Mass on November 13, 2022 with all the girls and Sisters of Mary

These words have remained etched in my mind and heart since I returned from our ladies’ pilgrimage to visit Girlstown and Our Lady of Guadalupe Shrine in Mexico. Girlstown, run by the Sisters of Mary, is a live-in school that has over 3,000 girls from all areas of Mexico. The Sisters educate and care for these children living in extreme poverty at no cost to the children’s families. I was part of a small group that had an opportunity to spend time with the girls and the Sisters; it has been life changing.

A high percentage of the children have experienced a very serious trauma which is one of the reasons they are selected by the Sisters. Each day at Girlstown, the girls attend Mass, pray the Rosary and have adoration in addition to structured school, homework and time for sports/arts/music. Additionally, confessions are heard for hours each day. I have never witnessed so many teenagers choose to kneel in front of the Blessed Sacrament for over an hour each day. We also participated in two healing services with the girls while there. These girls are affectionate, warm and engaging and along with the Sisters radiate joy. All of this is such a sharp counter cultural experience that in some ways I have found difficult to describe what I experienced since returning home.

Mass on November 13, 2022 with all the girls and Sisters of Mary

No one would argue with the fact that these girls lack financial resources; it is clear that they would have no opportunity for formal education if not for the Sisters. However, it is also quite clear what they receive is far greater than what can be measured financially. It is healing and it is conversion; it is truly a gift of faith. What they receive is the gift of freedom and life.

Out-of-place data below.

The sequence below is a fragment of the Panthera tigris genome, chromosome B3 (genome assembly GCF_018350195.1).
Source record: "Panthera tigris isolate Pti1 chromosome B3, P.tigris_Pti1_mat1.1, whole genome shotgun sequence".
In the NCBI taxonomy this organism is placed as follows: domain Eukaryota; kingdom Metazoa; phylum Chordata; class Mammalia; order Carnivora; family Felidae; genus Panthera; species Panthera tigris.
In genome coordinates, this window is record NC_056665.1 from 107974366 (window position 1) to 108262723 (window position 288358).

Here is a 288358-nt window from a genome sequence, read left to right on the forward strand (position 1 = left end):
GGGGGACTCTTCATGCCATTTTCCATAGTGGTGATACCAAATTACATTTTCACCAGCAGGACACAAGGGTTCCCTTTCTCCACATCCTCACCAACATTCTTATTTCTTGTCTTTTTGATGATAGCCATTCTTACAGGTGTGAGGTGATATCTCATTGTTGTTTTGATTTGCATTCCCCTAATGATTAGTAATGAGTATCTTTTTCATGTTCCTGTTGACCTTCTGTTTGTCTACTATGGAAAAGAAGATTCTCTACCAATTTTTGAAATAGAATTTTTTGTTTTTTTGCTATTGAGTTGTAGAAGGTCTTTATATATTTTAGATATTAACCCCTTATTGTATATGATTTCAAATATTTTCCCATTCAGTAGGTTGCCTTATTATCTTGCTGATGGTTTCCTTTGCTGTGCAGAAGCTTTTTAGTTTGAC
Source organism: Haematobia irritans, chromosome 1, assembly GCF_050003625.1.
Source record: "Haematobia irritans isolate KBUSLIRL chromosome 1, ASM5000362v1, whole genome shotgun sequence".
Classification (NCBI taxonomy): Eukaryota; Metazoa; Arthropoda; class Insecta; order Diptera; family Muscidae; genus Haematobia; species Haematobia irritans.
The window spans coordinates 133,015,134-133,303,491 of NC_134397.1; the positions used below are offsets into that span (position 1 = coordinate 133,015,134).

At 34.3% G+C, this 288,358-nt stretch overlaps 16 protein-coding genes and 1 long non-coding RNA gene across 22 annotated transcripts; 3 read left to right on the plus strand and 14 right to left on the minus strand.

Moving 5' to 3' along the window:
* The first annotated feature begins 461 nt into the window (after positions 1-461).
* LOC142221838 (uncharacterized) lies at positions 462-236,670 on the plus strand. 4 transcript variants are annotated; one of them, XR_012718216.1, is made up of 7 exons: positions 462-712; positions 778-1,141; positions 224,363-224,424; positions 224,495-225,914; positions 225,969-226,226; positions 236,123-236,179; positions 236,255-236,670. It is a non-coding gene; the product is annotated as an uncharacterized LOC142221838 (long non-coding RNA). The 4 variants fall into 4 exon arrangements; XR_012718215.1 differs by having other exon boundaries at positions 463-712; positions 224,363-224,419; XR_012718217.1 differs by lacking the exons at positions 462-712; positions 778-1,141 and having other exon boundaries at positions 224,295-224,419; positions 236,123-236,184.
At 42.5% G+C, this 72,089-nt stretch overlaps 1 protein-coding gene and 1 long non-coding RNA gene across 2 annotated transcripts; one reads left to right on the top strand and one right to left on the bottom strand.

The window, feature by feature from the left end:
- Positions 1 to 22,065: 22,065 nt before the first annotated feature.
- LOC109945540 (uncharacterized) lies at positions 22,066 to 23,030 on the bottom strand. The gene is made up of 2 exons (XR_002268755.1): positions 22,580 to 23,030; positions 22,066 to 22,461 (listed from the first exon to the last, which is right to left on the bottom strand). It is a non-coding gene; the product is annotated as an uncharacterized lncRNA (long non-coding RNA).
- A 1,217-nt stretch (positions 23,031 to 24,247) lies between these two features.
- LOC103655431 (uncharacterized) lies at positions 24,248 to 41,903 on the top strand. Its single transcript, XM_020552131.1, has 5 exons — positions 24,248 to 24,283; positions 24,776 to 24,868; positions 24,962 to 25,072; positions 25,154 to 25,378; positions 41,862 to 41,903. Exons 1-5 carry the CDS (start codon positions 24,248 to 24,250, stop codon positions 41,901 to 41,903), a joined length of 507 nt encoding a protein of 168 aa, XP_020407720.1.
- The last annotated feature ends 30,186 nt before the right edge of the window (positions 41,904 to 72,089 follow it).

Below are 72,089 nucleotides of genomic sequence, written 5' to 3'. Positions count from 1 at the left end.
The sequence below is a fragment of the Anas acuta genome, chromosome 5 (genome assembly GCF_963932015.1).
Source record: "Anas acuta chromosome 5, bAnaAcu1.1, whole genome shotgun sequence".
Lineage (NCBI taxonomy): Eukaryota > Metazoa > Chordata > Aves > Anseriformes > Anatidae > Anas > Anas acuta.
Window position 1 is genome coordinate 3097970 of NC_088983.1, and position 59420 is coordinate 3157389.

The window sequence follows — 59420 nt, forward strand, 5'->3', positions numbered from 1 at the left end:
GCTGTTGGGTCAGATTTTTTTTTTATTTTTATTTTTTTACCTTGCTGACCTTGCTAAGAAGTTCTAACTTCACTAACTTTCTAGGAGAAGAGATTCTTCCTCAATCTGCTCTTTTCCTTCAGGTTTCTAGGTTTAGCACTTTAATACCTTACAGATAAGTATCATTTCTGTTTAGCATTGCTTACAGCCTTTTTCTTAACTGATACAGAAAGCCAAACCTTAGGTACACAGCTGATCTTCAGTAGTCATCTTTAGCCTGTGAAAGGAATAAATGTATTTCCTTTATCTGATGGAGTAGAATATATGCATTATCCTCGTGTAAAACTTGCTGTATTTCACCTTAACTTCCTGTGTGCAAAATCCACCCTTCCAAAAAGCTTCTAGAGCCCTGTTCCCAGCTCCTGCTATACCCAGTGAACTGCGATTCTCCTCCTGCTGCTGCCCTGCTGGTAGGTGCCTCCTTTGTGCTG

Father Dan Leary, chaplain, began our first day there with a talk on poverty. We all have poverty, and it looks differently on each of us. As Father shared, “Real freedom is looking at your poverty. Poverty is not just a lack, but a place Christ wants to be born.” He challenged us to find our poverty and to ask God to fill what is broken. We should be grateful for the poverty because it is the only way we can come out of ourselves. Father reminded us that Christ chose to be born poor, lived poor and died poor. Our poverty and our wounds do not intimidate Christ. He wants to go exactly to our wounds and fill them with grace. And with grace we will convert the poverty and break our sadness.

As we departed, Father Dan challenged us to simplify our lives. Always wise and especially timely as we begin Advent. If we are able to reflect on and listen to God’s desires for us, we will move towards simplicity and freedom. The experience is humbling, and it was a true blessing to engage with these girls. Father Dan sent us a Thanksgiving message recently and he said, “now the poor has a face in your life.” In truth, their joy showed me my poverty, my lack. It caused me to reflect on my own poverty, my wounds and how desperately I need God’s grace. I am so grateful we also visited the Shrine; however, I would never have fully understood the gifts of Our Blessed Mother until I witnessed her come alive in the selfless work that is being done each day at Girlstown. The girls are receiving life and being taught true, purposeful living. They are the next generation of Church leaders and will go out and evangelize their communities and their families. The children lack everything the world says is important, but in stark contrast have the abundance of Christ.

Through the presence of Christ, the Sisters, Father Leary and with the generous support of our Foundation members, these girls and their lives are transforming. Your work as a Steward converts what is suffering and broken into an encounter, a resurrection with Jesus Christ. My advent prayer is that we all make room for adoration, increase our trust and truly cultivate our relationship with our Lord.